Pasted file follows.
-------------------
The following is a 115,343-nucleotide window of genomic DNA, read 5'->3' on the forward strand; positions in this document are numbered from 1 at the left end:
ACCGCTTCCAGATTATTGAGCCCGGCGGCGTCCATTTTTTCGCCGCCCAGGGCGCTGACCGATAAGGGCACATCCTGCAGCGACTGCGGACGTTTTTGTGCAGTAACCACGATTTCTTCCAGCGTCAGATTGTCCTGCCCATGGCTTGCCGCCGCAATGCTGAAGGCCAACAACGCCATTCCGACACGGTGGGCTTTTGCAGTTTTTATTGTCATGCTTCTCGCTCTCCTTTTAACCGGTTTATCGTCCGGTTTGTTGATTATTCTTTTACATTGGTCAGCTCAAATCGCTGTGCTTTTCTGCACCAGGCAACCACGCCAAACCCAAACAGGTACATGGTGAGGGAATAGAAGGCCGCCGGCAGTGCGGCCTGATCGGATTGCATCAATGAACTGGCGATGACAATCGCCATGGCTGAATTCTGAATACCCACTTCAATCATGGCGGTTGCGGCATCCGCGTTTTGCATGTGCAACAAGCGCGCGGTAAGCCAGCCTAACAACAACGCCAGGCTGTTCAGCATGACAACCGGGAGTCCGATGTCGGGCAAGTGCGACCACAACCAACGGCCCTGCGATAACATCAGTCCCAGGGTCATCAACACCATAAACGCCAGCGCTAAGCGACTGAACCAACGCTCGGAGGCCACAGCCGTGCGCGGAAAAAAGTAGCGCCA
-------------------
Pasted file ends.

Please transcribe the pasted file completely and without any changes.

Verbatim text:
The following is a 115,343-nucleotide window of genomic DNA, read 5'->3' on the forward strand; positions in this document are numbered from 1 at the left end:
ACCGCTTCCAGATTATTGAGCCCGGCGGCGTCCATTTTTTCGCCGCCCAGGGCGCTGACCGATAAGGGCACATCCTGCAGCGACTGCGGACGTTTTTGTGCAGTAACCACGATTTCTTCCAGCGTCAGATTGTCCTGCCCATGGCTTGCCGCCGCAATGCTGAAGGCCAACAACGCCATTCCGACACGGTGGGCTTTTGCAGTTTTTATTGTCATGCTTCTCGCTCTCCTTTTAACCGGTTTATCGTCCGGTTTGTTGATTATTCTTTTACATTGGTCAGCTCAAATCGCTGTGCTTTTCTGCACCAGGCAACCACGCCAAACCCAAACAGGTACATGGTGAGGGAATAGAAGGCCGCCGGCAGTGCGGCCTGATCGGATTGCATCAATGAACTGGCGATGACAATCGCCATGGCTGAATTCTGAATACCCACTTCAATCATGGCGGTTGCGGCATCCGCGTTTTGCATGTGCAACAAGCGCGCGGTAAGCCAGCCTAACAACAACGCCAGGCTGTTCAGCATGACAACCGGGAGTCCGATGTCGGGCAAGTGCGACCACAACCAACGGCCCTGCGATAACATCAGTCCCAGGGTCATCAACACCATAAACGCCAGCGCTAAGCGACTGAACCAACGCTCGGAGGCCACAGCCGTGCGCGGAAAAAAGTAGCGCCA